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New Zealand

New Zealand travel guide

New Zealand, with its high peaks, volcanic grumbling, weird wildlife, raging waters and high-octane thrills, is the ultimate outdoor playground

Remote, rugged and absolutely remarkable, New Zealand is top of many travellers’ wishlists. If it wowed you on the big screen in Lord of the Rings, New Zealand will knock you with the force of an All Blacks prop forward when you actually visit.

The two main islands – North and South – have different characters. North Island is warmer, with more rolling hills, beautiful beaches and some seriously sulphurous volcanic goings-on: visit Rotorua for the best thermal bath or Tongariro National Park to see still-active craters in an otherworldly landscape.

Dramatic South Island has the highest peaks, and glacier-carved fiords – a trip to Fiordland will show Mother Nature at her most artistic. Southerly Stewart Island (the best place to spot kiwis) and a few other outlaying atolls make up this nation – so best make your New Zealand visit a lengthy one…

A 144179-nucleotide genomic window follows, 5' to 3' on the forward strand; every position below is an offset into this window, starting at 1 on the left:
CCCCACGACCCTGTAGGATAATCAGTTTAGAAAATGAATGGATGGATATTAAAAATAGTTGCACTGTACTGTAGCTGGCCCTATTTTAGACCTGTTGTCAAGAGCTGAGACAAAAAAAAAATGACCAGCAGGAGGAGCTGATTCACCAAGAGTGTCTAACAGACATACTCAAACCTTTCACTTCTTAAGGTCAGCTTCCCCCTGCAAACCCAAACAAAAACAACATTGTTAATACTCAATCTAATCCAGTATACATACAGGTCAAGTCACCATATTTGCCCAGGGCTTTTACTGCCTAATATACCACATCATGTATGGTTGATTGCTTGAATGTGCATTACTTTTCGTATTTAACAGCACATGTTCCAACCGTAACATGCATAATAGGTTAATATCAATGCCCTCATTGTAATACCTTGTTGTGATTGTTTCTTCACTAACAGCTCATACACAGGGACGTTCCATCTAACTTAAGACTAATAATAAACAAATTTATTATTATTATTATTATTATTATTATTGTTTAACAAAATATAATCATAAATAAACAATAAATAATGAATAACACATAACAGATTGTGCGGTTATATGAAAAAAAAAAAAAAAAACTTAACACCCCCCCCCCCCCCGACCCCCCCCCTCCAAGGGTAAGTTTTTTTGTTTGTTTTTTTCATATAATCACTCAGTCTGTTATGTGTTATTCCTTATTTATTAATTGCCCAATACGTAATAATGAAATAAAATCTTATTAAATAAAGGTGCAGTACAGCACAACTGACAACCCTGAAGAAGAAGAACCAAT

Wanderlust recommends

  1. Climb Mount Cook, South Island, New Zealand’s highest peak and Edmund Hillary’s Everest training ground
  2. Search for elusive kiwis on a night walk on Stewart Island
  3. Fly or drive to the magical Milford Sound for cruises with dolphins, black coral diving and a gateway to wonderful walking
  4. Join a Maori guide to explore the beautiful coast and bush around Auckland
  5. Self drive South Island  – from adventure capital Queenstown to the Fox and Franz Josef glaciers, Kaikoura’s whale-watching and chilled-out Christchurch
  6. Sea kayak across Marlborough Sound
  7. Drink wine and enjoy Art Deco cool around Napier, North Island

Wanderlust tips

You must not bring food into the country and any pre-used camping equipment/hiking boots etc must be declared at customs and, if necessary, cleaned before you’re permitted to enter.

Roads in New Zealand are quiet and generally good – it is easy to speed without realising it; obey the limit and watch out for sharp bends.

There are no poisonous critters in New Zealand so bushwalks are safe – just be sure to tell someone where you’re going if tramping alone.

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